The Salesforce customization dilemma: Get in or stay out?
You have your Salesforce solution set up and running and it seems all you’ve got to do right now is relax and enjoy the moment. But, alas, you and your Salesforce end users have slowly started to notice that, as great as Salesforce is, it’s not perfect as is. Some fields are missing, reports aren’t all that enlightening, and processes just aren’t quite automated enough.
Sound familiar? Happens to the best of us.
And more often than not, it means resorting to Salesforce configuration, customization, or some combination of the two.
Table of contents:
- What is customization?
- Why do it?
- Salesforce tools used
- What to customize
- What to keep in mind
- Use cases
- Project duration
- Where to start
Salesforce customization as a concept
What is Salesforce customization?
This question is best answered by comparing Salesforce configuration and customization. Very roughly speaking, Salesforce configuration means opening the platform’s “settings tab” and clicking different buttons to add or change fields, objects, tabs, set up automation workflows, create apps using a no-code interface and so on.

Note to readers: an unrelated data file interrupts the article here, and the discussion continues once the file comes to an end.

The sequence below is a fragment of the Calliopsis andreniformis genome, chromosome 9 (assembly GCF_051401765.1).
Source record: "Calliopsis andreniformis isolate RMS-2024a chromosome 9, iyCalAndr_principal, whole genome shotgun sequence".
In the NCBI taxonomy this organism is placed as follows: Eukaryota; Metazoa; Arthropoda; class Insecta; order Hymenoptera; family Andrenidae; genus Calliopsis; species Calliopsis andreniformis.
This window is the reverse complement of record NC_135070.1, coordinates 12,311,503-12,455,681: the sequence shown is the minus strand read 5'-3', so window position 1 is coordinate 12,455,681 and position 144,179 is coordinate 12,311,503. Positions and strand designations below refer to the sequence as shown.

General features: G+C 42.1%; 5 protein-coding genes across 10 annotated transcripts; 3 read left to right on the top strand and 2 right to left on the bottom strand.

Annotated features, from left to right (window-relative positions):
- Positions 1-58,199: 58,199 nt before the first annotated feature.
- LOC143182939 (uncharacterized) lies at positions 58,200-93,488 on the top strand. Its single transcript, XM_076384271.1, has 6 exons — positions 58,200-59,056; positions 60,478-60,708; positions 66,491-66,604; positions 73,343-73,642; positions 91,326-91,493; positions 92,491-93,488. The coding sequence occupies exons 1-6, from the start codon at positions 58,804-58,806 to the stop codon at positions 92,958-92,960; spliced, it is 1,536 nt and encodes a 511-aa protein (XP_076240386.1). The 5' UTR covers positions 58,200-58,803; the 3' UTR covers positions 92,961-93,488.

Salesforce customization fulfills the same goal of adapting the platform in a specific way to suit your business processes but it entails much more serious actions that involve programming skills and code-level changes.
Why do companies opt for Salesforce customization?
Things like excessive manual data input, missing workflows for complex approval processes and lacking email automation can cost sales, customer service or marketing teams a lot of time. This way, all the big and small imperfections in your Salesforce solution keep your users’ productivity down, thus negatively affecting your revenue. To remedy this situation and improve Salesforce user experience, companies set out to customize Salesforce so that it supports specific bits of their business processes better.